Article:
author = "Naoki Tomita and Kimio Yoshimura and Naoki Ikegami",
year = "2010",
doi = "10.1186/1472-6963-10-345",
language = "English",
volume = "10",
journal = "BMC Health Services Research",
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T1 - Impact of home and community-based services on hospitalisation and institutionalisation among individuals eligible for long-term care insurance in Japan

AU - Tomita, Naoki

AU - Yoshimura, Kimio

AU - Ikegami, Naoki

PY - 2010

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N2 - Background: This population-based retrospective cohort study aimed to clarify the impact of home and community-based services on the hospitalisation and institutionalisation of individuals certified as eligible for long-term care insurance (LTCI) benefits. Methods: Health insurance data and LTCI data were combined into a database of 1,020 individuals in two farming communities in Hokkaido who were enrolled in Citizen's Health Insurance. They had not received long-term care services prior to April 1, 2000 and were newly certified as eligible for Long-Term Care Insurance benefits between April 1, 2000 and February 29, 2008. The analysis covered 565 subjects who had not been hospitalised or institutionalised at the time of first certification of LTCI benefits. The adjusted hazard ratios (HRs) of hospitalisation or institutionalisation or death after the initial certification were calculated using the Cox proportional hazard model. The predictors were age, sex, eligibility level, area of residence, income, year of initial certification and average monthly outpatient medical expenditures, in addition to average monthly total home and community-based services expenditures (analysis 1), the use or no use of each type of service (analysis 2), and average monthly expenditures for home-visit and day-care types of services, the use or no use of respite care, and the use or no use of rental services for assistive devices (analysis 3). Results: Users of home and community-based services were less likely than non-users to be hospitalised or institutionalised. Among the types of services, users of respite care (HR: 0.71, 95% confidence interval [CI]: 0.55-0.93) and rental services for assistive devices (HR: 0.70, 95% CI: 0.54-0.92) were less likely to be hospitalised or institutionalised than non-users. For those with relatively light needs, users of day care were also less likely to be hospitalised or institutionalized than non-users (HR: 0.77, 95% CI: 0.61-0.98). Conclusions: Respite care, rental services for assistive devices and day care are effective in preventing hospitalisation and institutionalisation. Our results suggest that home and community-based services contribute to the goal of the LTCI system of encouraging individuals certified as needing long-term care to live independently at home for as long as possible.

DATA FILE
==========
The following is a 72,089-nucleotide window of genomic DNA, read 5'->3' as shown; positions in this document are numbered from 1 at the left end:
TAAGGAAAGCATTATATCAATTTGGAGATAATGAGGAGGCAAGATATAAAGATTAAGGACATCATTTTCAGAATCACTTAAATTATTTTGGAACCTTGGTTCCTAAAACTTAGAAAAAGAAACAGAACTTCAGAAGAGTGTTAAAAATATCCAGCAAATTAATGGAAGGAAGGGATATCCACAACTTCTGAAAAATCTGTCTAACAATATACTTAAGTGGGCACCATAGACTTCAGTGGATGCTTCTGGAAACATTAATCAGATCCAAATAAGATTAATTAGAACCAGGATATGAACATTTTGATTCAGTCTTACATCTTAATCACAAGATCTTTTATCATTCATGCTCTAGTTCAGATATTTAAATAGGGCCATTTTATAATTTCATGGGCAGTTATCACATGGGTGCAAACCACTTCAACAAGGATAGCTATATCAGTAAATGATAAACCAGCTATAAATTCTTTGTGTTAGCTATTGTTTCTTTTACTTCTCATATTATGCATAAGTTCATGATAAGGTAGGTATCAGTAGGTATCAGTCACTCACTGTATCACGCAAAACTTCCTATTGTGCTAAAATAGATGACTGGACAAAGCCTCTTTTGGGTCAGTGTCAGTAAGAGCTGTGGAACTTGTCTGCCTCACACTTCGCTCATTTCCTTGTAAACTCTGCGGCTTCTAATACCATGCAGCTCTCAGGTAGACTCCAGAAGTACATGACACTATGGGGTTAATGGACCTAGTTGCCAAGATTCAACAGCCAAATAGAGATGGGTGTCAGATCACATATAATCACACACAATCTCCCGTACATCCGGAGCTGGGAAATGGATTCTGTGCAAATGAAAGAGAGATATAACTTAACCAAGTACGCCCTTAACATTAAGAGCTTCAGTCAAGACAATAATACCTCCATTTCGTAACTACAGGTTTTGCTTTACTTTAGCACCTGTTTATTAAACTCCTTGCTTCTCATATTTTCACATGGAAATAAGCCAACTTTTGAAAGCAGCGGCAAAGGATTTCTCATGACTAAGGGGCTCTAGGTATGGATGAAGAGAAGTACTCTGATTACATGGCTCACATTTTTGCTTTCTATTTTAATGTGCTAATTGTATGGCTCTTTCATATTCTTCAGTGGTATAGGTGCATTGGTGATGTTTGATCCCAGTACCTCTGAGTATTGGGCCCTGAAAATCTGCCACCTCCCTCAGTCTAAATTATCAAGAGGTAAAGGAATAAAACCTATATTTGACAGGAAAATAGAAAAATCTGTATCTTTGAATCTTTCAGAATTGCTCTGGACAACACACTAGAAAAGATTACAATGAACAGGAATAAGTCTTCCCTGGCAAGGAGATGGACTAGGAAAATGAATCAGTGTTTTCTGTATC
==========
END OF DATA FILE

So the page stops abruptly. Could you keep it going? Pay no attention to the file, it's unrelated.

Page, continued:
AB - Background: This population-based retrospective cohort study aimed to clarify the impact of home and community-based services on the hospitalisation and institutionalisation of individuals certified as eligible for long-term care insurance (LTCI) benefits. Methods: Health insurance data and LTCI data were combined into a database of 1,020 individuals in two farming communities in Hokkaido who were enrolled in Citizen's Health Insurance. They had not received long-term care services prior to April 1, 2000 and were newly certified as eligible for Long-Term Care Insurance benefits between April 1, 2000 and February 29, 2008. The analysis covered 565 subjects who had not been hospitalised or institutionalised at the time of first certification of LTCI benefits. The adjusted hazard ratios (HRs) of hospitalisation or institutionalisation or death after the initial certification were calculated using the Cox proportional hazard model. The predictors were age, sex, eligibility level, area of residence, income, year of initial certification and average monthly outpatient medical expenditures, in addition to average monthly total home and community-based services expenditures (analysis 1), the use or no use of each type of service (analysis 2), and average monthly expenditures for home-visit and day-care types of services, the use or no use of respite care, and the use or no use of rental services for assistive devices (analysis 3). Results: Users of home and community-based services were less likely than non-users to be hospitalised or institutionalised. Among the types of services, users of respite care (HR: 0.71, 95% confidence interval [CI]: 0.55-0.93) and rental services for assistive devices (HR: 0.70, 95% CI: 0.54-0.92) were less likely to be hospitalised or institutionalised than non-users. For those with relatively light needs, users of day care were also less likely to be hospitalised or institutionalized than non-users (HR: 0.77, 95% CI: 0.61-0.98). Conclusions: Respite care, rental services for assistive devices and day care are effective in preventing hospitalisation and institutionalisation. Our results suggest that home and community-based services contribute to the goal of the LTCI system of encouraging individuals certified as needing long-term care to live independently at home for as long as possible.